Now that I've actually read Sheryl Sandberg's richly rewarding book Lean In, I can't help but observe my own daily behavior differently. My field, my work and my life are radically different from Sandberg's, yet I cringed with recognition at so many of her anecdotes and examples. I also realized for the first time how immeasurably my own career has been aided by other women leaders. When I applied to be Artistic Director of the American Conservatory Theater at age 32, my chances of landing the job were slim indeed. Only after reading Sandberg's book and discussing it with women who had been ACT Trustees and member of the search committee twenty years ago did I discover that it was the women doing the search who were willing to take a chance on me. This resonated with me with particular force in light of Sandberg's verifiable assertion that men are hired on their potential, while women are hired on their past accomplishments. What a frightening reminder of why things rarely change! I realized that the women trustees who hired me to take over A.C.T. twenty years ago were betting entirely on my potential, resisting the safer choice which would have been a respected middle aged man with a track record of accomplishment. Why they chose to take that gamble and then to support me through the very tempestuous early years of my A.C.T. tenure, remains a mystery to me, and I hope that today they believe that their bet on my potential paid off. But clearly most women applicants don't get that lucky. Our potential does not assert itself as loudly and clearly as our male counterparts. And since less is offered to us early on, the tendency to ignore our potential and look only at the resume means women keep getting progressively further and further behind.
The other heart-stopping behavioral pattern Sandberg cites in Lean In is that when applying for jobs, men put themselves forward if they believe they have about 60 percent of the skillset required. Women hesitate until their skillset is closer to 100 percent, which is why women repeatedly fail to apply for jobs they could actually do well. Why is it that we believe we can't learn what it takes to go to the next level?
In part, we repeat what we see. We model the behavior we see. It takes huge imagination to see oneself in a new position, to visualize doing something one hasn't done yet. I am a theater director. So as I read Lean In, I kept thinking about the crucial role that theater could play in triggering this kind of imagination. Watching a play involves immersing oneself in the lives of strangers, and if the writing and production are strong, there is a sort of magical rabbit hole into which one falls, until there are no boundaries between oneself and the stage, and it is possible to feel and understand exactly what a character is feeling and doing. That's why it's so crucial to find the richest possible stories from the widest possible lens to present on stage. When it comes to women, it is ironic that some of the most muscular and vivid examples of female leadership come not from contemporary drama but from the ancient world, from Sophocles' Antigone to Schiller's Mary Stuart. I vividly remember a rehearsal of Euripides' Hecuba with Olympia Dukakis in which the work ground to a halt because Olympia couldn't figure out why, after Hecuba had succeeded in avenging the death of her son, she had to recount the details of her actions to the Greek king Agamemnon. Our dramaturg Helene Foley immediately replied, "This is your moment to write history. If you don't tell it in your own voice through your own perspective, your story will be written for you." Olympia's eyes widened, and she attacked that final scene every night with a ferocity that was amazing to behold. She wanted to write her own history.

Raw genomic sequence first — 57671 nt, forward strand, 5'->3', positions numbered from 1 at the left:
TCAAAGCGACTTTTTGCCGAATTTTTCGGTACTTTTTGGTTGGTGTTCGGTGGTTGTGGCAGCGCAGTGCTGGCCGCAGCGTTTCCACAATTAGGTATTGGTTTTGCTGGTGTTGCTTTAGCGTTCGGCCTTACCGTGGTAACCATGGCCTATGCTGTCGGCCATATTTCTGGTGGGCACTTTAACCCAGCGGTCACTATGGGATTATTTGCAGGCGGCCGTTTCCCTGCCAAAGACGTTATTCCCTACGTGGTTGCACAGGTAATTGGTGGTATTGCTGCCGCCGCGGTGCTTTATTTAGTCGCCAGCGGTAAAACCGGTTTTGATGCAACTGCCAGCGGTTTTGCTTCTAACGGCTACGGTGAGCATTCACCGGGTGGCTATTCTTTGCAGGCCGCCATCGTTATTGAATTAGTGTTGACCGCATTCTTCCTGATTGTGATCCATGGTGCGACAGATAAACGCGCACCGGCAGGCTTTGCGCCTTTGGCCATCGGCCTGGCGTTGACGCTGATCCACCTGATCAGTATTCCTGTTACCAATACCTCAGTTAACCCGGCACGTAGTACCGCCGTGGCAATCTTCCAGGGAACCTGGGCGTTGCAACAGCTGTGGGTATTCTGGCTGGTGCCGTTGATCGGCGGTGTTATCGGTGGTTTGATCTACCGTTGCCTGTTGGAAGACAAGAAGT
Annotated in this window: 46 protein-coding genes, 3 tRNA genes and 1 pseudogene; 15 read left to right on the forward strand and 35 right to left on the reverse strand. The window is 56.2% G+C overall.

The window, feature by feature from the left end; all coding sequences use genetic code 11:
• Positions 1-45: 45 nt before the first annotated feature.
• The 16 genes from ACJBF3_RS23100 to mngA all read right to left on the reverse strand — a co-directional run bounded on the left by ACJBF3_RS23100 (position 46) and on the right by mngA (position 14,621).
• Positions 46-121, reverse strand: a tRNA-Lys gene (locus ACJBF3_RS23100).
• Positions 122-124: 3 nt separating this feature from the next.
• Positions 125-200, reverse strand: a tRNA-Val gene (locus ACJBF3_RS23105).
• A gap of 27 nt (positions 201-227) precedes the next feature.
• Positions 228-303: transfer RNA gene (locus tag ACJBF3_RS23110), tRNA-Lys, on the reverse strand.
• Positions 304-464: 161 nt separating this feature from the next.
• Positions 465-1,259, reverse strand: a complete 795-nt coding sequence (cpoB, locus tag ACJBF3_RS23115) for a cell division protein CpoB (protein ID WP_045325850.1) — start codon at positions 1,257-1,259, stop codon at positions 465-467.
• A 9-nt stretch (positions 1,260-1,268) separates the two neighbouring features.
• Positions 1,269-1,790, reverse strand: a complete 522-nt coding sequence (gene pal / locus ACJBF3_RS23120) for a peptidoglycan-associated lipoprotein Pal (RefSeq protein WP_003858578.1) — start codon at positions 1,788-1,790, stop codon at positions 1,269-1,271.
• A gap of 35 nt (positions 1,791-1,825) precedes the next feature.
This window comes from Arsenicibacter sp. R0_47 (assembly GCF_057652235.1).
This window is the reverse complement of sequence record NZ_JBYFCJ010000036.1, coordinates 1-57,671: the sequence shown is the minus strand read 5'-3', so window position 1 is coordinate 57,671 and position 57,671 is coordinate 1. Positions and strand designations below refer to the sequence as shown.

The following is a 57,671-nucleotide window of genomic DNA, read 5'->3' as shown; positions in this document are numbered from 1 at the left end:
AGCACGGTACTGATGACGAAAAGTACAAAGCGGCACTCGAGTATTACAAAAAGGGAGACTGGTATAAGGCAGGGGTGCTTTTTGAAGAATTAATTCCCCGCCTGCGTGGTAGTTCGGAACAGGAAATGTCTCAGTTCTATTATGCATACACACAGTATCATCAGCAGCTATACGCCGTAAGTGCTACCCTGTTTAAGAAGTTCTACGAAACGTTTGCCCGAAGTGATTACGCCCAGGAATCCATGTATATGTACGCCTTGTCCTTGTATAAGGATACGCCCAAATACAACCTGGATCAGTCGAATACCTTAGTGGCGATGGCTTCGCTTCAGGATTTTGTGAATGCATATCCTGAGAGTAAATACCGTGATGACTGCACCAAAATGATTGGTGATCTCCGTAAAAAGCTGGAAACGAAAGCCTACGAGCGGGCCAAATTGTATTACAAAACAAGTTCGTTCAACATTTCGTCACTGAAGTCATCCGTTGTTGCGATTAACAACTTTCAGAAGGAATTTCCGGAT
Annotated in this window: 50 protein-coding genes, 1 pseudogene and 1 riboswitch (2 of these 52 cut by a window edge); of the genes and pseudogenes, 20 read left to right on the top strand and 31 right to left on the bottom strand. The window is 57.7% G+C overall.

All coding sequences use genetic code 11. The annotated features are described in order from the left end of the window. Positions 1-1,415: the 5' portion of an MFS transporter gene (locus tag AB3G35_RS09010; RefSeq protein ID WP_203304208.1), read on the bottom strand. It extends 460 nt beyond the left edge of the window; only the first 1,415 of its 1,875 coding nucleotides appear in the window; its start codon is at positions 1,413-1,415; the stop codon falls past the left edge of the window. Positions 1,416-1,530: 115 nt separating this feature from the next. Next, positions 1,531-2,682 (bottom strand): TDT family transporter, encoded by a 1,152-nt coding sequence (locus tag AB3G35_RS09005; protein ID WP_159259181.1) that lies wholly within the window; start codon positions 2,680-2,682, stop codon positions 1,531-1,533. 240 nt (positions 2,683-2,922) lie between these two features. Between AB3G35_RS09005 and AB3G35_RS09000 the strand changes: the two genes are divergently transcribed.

Over and over again, women seem to permit other people to write our stories, to take center stage, or commandeer history. When we don't, we are considered loud, aggressive, egotistical, and difficult. But narrative is everything. To the victor goes the spoils, and to the lead storyteller goes the gift of shaping the point of view. For the two hours that we sit in the dark in a theater and watch a complicated three-dimensional woman wrestle with her own destiny, whether she is Mary Tyrone or Medea, we enter inside that women's consciousness and become part of her fight. If she is at the center of the story, and not sitting quietly on the periphery behaving herself, our hearts race a little faster. We understand what is risked and what is gained. Lean In is a potent reminder that we need to become more adept at shaping our own narratives. There is nothing objective about a life story -- it is always tailored to fit a particular need or event. Why can't we learn to tailor our stories as elegantly as our male colleagues, to fill in gaps in our resumes or perceived skill disadvantages by asserting the richness of our life experiences and our own boundless appetite to remake the future? If we tell our stories well enough, history will believe us. After all, men have been doing it for thousands of years.